AI R&D is booming, but general intelligence is still out of reach – The Verge

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AI R&D is booming, but general intelligence is still out of reach – The Verge

Trying to get a handle on the progress of artificial intelligence is a daunting task, even for those enmeshed in the AI community. But the latest edition of the AI Index report — an annual rundown of machine learning data points now in its third year — does a good job confirming what you probably already suspected: the AI world is booming in a range of metrics covering research, education, and technical achievements.

The AI Index covers a lot of ground — so much so that its creators, which include institutions like Harvard, Stanford, and OpenAI, have also released two new tools just to sift through the information they sourced from. One tool is for searching AI research papers and the other is for investigating country-level data on research and investment.

Most of the 2019 report basically confirms the continuation of trends we’ve highlighted in previous years. But to save you from having to trudge through its 290 pages, here are some of the more interesting and pertinent points:

  • AI research is rocketing. Between 1998 and 2018, there’s been a 300 percent increase in the publication of peer-reviewed papers on AI. Attendance at conferences has also surged; the biggest, NeurIPS, is expecting 13,500 attendees this year, up 800 percent from 2012.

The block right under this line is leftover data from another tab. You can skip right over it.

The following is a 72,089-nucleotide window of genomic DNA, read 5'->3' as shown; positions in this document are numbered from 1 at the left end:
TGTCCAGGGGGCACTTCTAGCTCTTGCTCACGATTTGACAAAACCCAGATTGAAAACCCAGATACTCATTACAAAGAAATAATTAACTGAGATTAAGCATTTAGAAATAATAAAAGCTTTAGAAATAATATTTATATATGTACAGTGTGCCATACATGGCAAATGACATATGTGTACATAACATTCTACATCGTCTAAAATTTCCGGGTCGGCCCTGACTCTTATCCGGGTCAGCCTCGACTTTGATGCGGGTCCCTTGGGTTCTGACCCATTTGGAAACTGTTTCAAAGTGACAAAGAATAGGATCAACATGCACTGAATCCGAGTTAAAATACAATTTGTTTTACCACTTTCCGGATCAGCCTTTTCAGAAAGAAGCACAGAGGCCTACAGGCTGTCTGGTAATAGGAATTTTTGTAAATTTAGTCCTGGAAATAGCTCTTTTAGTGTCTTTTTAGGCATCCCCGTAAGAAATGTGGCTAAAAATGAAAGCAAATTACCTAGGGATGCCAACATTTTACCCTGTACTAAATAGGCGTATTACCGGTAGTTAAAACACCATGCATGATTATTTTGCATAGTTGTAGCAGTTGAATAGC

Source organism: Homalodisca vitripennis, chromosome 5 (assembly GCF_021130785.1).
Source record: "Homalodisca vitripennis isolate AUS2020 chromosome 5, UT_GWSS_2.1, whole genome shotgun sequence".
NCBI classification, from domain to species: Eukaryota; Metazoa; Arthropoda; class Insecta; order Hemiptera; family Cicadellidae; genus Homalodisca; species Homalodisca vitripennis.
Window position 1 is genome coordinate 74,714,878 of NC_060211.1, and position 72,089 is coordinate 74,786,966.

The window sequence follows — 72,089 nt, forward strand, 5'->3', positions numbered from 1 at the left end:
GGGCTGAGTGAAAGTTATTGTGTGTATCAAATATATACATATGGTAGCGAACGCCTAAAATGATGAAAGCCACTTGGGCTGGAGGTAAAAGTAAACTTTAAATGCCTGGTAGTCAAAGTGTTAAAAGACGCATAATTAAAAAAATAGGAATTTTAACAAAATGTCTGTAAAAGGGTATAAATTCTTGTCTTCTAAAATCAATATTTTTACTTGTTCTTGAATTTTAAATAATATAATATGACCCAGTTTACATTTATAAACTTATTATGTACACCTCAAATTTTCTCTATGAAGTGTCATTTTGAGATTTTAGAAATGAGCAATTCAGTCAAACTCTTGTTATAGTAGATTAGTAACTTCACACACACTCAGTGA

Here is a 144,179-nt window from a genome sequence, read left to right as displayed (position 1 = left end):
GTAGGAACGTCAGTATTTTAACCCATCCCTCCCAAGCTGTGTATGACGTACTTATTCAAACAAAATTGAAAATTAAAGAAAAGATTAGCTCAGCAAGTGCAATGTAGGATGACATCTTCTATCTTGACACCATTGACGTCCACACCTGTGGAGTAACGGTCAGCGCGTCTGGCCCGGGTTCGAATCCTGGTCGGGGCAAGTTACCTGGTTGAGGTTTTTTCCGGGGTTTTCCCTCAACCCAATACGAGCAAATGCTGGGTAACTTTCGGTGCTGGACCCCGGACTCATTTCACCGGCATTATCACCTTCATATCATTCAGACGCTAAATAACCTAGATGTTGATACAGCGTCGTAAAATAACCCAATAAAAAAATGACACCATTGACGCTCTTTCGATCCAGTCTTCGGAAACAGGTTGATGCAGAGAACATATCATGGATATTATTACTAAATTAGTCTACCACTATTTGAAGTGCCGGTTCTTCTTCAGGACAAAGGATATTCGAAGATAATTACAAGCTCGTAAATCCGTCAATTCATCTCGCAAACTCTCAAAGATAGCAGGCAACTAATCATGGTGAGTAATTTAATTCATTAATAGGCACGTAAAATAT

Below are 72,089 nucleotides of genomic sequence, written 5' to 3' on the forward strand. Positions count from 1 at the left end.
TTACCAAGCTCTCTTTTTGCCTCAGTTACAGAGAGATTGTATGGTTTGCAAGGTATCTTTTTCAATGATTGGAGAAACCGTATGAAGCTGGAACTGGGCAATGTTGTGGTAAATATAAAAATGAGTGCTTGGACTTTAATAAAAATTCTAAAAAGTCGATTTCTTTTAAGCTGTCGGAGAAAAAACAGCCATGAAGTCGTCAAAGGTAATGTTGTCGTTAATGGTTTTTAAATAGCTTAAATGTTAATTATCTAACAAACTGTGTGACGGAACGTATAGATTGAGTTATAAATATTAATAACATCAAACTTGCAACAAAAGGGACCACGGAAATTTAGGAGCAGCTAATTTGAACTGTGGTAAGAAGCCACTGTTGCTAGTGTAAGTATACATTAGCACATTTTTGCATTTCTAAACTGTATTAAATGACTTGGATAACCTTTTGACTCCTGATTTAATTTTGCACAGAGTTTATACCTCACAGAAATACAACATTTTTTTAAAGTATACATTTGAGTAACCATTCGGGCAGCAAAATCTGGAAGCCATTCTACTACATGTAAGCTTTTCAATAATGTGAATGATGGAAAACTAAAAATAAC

• AI education is equally popular. Enrollment in machine learning courses in universities and online continues to rise. Numbers are hard to summarize, but one good indicator is that AI is now the most popular specialization for computer science graduates in North America. Over 21 percent of CS PhDs choose to specialize in AI, which is more than double the second-most popular discipline: security / information assurance.
  • The US is still the global leader in AI by most metrics. Although China publishes more AI papers than any other nation, work produced in the US has a greater impact, with US authors cited 40 percent more than the global average. The US also puts the most money into private AI investment (a shade under $12 billion compared to China in second place globally with $6.8 billion) and files many more AI patents than any other country (with three times more than the number two nation, Japan).
  • AI algorithms are becoming faster and cheaper to train. Research means nothing unless it’s accessible, so this data point is particularly welcome. The AI Index team noted that the time needed to train a machine vision algorithm on a popular dataset (ImageNet) fell from around three hours in October 2017 to just 88 seconds in July 2019. Costs also fell, from thousands of dollars to double-digit figures.